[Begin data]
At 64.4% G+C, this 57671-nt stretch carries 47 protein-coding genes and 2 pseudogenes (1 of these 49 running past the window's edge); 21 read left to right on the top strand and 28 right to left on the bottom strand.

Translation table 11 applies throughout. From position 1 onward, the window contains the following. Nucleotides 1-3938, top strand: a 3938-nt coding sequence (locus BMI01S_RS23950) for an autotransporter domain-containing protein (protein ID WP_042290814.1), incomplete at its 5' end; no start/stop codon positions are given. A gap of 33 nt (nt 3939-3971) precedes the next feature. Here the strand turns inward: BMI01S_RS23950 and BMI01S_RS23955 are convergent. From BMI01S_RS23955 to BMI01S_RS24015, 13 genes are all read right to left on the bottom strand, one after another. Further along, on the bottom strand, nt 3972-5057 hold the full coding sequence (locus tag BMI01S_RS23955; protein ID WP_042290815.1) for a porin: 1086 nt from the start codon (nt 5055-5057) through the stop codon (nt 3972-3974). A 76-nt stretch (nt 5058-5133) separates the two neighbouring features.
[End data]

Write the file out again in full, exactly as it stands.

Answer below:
At 64.4% G+C, this 57671-nt stretch carries 47 protein-coding genes and 2 pseudogenes (1 of these 49 running past the window's edge); 21 read left to right on the top strand and 28 right to left on the bottom strand.

Translation table 11 applies throughout. From position 1 onward, the window contains the following. Nucleotides 1-3938, top strand: a 3938-nt coding sequence (locus BMI01S_RS23950) for an autotransporter domain-containing protein (protein ID WP_042290814.1), incomplete at its 5' end; no start/stop codon positions are given. A gap of 33 nt (nt 3939-3971) precedes the next feature. Here the strand turns inward: BMI01S_RS23950 and BMI01S_RS23955 are convergent. From BMI01S_RS23955 to BMI01S_RS24015, 13 genes are all read right to left on the bottom strand, one after another. Further along, on the bottom strand, nt 3972-5057 hold the full coding sequence (locus tag BMI01S_RS23955; protein ID WP_042290815.1) for a porin: 1086 nt from the start codon (nt 5055-5057) through the stop codon (nt 3972-3974). A 76-nt stretch (nt 5058-5133) separates the two neighbouring features.